by Sean Croxton
I want my GMO check.
I’m ready to get paid.
Every so often I cop a squat at Whole Foods and flip through a weekly publication called the San Diego Reader. The Reader is the go-to magazine for finding fun stuff to do in SD, and best of all it’s FREE.
In order to make such a widely circulating publication available at no charge, advertiser funding is a must. Crack open this week’s Reader and you’ll surely find the first twenty pages or so crammed with ads for gastric bypass surgeries, anti-aging potions, and a plethora of hair loss cures.
The ads that stand out to me the most are the ones seeking participants for prescription drug trials. You know, the ones that shout out in big letters…
ARE YOU SUFFERING FROM SOCIAL ANXIETY?
GOT THE BLUES?
IS YOUR MEMORY NOT WHAT IT USED TO BE?
If so, you’re asked to dial 1-800-GUINEA-PIG to learn how you can take part in a study testing the efficacy of a new breakthrough drug. In fact, they’ll even pay for your participation. Easy money. It’s the best of both worlds — a company pays you cash to help solve your health challenge with the latest in pharmaceutical technology. In today’s economy, for many people, this is a no-brainer.
Then again, subjecting oneself to a relatively untested drug may come at a cost. To be one of the first to consume a brand new combination of chemicals never before encountered by any human body in the history of Earth is quite the precarious situation to be in. You would not believe the stories I have read about these trials — the unforeseen side effects, the sky-high drop-out rates, the deaths.
Yes, people die.
Subjects are paid in exchange for the data they provide as well as the risks they take. All are informed of the drug’s potential benefits and its side effects, otherwise known as informed consent. There are no guarantees. That’s why these studies are called trials. Who know’s what’s going to happen.
As insane as these trials may seem, I must remind myself that this is America, a country where we are free to choose what we wish to do with our bodies; a place where we can legally end pregnancies (whether you agree with it or not); where you can cover every inch of yourself in piercings and tattoo ink; and where you can willingly sign up to be a pharma company’s guinea pig for a payday.
America is also a place where we are free to choose the foods we wish to put into our own bodies…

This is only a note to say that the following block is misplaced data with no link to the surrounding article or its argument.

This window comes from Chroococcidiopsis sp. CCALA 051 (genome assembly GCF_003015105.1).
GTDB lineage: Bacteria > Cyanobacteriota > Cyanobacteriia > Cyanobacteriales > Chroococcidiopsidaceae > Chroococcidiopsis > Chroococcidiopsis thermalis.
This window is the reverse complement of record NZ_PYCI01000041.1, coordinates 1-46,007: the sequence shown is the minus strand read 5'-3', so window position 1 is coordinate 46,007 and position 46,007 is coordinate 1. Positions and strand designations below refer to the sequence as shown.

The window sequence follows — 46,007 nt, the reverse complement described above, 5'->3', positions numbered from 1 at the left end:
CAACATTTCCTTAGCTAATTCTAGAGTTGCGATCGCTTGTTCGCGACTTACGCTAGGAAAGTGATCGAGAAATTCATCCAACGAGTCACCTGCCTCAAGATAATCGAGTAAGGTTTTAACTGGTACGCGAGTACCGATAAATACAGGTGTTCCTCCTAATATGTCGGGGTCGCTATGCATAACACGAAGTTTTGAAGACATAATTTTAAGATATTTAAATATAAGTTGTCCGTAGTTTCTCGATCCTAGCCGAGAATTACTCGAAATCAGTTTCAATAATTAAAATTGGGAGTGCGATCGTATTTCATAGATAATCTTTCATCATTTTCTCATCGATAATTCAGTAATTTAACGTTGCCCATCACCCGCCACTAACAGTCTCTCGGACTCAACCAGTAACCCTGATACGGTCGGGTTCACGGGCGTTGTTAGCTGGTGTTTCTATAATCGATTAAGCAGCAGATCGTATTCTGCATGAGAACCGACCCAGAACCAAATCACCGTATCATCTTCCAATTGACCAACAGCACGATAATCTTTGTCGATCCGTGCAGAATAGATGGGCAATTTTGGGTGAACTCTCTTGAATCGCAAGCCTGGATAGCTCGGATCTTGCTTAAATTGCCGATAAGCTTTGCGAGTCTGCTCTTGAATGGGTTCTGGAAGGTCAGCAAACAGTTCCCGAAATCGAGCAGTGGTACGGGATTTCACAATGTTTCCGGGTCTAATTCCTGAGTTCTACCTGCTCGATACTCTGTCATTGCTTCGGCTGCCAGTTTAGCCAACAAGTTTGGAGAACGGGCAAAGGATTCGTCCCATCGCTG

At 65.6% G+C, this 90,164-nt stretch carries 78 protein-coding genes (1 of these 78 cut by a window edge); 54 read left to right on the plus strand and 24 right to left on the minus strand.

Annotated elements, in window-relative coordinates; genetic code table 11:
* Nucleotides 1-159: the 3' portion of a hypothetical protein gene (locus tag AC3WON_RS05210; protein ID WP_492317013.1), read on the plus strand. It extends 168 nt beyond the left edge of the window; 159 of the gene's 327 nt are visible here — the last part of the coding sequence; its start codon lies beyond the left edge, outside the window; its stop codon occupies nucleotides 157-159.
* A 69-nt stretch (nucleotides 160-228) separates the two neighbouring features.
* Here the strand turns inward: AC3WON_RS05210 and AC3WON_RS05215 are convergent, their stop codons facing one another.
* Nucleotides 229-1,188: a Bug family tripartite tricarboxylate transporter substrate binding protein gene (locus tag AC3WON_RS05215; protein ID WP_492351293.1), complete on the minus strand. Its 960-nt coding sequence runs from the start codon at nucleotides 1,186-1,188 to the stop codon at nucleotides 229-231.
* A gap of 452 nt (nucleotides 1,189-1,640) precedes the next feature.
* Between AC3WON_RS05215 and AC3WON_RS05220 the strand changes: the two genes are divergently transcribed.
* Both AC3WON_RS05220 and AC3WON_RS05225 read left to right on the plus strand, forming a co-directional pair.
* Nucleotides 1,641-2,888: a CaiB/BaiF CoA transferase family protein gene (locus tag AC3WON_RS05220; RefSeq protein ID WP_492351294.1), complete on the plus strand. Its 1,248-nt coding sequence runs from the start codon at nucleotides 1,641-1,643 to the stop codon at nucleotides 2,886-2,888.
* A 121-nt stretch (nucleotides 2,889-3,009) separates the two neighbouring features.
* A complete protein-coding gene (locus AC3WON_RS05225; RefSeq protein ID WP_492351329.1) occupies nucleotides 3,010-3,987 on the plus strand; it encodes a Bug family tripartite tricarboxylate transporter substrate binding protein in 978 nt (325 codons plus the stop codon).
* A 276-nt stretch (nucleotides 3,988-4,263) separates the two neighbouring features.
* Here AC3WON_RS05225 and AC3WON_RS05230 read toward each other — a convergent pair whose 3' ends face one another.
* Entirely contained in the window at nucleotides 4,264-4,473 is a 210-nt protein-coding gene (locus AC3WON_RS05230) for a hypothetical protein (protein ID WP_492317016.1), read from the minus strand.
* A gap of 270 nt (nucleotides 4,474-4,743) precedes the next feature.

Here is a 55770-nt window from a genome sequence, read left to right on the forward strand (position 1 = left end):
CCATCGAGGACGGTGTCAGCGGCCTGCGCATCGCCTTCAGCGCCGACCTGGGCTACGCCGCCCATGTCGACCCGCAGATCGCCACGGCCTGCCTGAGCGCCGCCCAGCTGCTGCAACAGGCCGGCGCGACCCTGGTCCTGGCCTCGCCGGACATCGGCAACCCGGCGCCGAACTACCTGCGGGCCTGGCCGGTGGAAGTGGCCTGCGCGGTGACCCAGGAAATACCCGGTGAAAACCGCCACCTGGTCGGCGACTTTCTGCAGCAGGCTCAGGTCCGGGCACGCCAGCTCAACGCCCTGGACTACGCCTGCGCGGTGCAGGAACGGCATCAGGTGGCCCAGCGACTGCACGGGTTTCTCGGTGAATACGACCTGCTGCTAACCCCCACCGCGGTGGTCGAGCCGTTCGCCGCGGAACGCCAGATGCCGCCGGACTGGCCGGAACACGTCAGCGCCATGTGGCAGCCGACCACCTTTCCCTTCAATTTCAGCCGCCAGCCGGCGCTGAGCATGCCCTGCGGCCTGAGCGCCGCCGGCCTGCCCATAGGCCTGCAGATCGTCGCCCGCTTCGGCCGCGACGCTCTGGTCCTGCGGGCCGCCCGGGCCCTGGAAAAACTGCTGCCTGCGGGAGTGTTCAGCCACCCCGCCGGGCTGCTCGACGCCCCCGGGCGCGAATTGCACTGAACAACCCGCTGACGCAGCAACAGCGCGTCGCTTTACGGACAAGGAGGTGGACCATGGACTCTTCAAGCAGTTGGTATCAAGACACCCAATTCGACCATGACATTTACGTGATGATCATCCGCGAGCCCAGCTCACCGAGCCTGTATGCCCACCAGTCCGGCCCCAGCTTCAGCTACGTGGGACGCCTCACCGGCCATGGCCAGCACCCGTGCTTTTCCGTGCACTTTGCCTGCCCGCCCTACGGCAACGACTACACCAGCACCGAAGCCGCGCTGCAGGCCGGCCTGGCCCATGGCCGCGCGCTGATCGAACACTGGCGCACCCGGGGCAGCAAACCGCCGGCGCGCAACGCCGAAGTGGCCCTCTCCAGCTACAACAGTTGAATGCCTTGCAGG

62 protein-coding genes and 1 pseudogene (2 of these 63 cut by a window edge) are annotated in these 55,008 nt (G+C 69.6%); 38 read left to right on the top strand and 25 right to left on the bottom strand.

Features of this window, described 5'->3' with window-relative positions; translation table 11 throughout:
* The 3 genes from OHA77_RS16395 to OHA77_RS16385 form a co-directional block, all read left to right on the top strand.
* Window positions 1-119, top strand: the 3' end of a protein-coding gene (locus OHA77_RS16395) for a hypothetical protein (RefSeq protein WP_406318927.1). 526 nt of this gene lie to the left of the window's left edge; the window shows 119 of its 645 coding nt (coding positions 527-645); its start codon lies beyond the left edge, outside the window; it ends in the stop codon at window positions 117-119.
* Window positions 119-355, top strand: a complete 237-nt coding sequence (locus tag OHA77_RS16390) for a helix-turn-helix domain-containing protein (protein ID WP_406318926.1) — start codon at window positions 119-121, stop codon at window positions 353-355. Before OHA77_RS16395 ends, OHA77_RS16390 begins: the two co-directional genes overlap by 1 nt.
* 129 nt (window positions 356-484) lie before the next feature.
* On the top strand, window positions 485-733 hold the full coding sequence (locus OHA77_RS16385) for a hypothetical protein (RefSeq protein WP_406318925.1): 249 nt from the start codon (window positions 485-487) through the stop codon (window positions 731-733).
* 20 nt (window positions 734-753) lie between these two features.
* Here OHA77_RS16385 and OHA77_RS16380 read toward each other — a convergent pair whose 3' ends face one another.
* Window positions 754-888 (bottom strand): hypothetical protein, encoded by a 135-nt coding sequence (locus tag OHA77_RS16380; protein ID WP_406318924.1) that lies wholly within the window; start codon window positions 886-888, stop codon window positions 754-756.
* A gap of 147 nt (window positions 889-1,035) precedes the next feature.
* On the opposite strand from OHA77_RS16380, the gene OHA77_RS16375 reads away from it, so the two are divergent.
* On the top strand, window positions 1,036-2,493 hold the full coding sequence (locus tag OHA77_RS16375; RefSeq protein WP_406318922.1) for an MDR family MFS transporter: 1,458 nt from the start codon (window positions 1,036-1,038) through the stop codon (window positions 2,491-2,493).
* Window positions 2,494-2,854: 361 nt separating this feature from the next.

Or maybe not.
In a country so perched on the bedrock of choice, it is ironic that a freedom so basic as choosing the foods with which we wish to nourish ourselves has fallen by the wayside.
No, our government does not make us eat anything, rather it has enrolled each and every one of us into its own nationwide food experiment. This uncontrolled trial is known as the genetic modification (GMO) of our food supply. We are guinea pigs consuming foods unfit for guinea pigs.
No ad was posted in the Reader.
No phone number to dial.
No informed consent.
And of course, no payday.
I want my GMO check. Like today.
I want my GMO check for the many years I was clueless about the dangers of GM foods, all because the FDA — and the companies responsible for genetic modification — thought it would better if I did not know.
I want my GMO check for the FDA’s failure to follow its own scientific staff’s conclusion that these foods are not to be presumed safe and may in fact be dangerous. Instead, this evidence was hidden.
I want my GMO check for the possibility that the genetically-modified Bt corn — you know, the one that makes its own pesticide — is breaking open the cells that line my gastrointestinal tract, leading to leaky gut syndrome, food sensitivities, autoimmunity, cancer, and more.
I want my GMO check for the possibility that the Roundup Ready soy I used to frequently consume may be transferring its DNA to my gut bacteria, as reported by a human feeding study. Not good.
I want my GMO check to cover what I paid in taxes to cover what I have contributed to the cleaning up of our waterways polluted by the ever-rising use of chemicals on GM fields.
I want my GMO check because I was intentionally not allowed to choose between GMO and non-GMO foods due to industry’s influence over government. As of now, no labeling is required.
I want my GMO check because I am not a guinea pig. I am an American. Must I remind my own government of the precepts upon which it was founded.
As a participant in this stealth feeding trial, I — and the other 300 million unwitting subjects — request payment for the data I provided, the risks I took, and the side effects I experienced.
And next time let me choose.
Author, The Dark Side of Fat Loss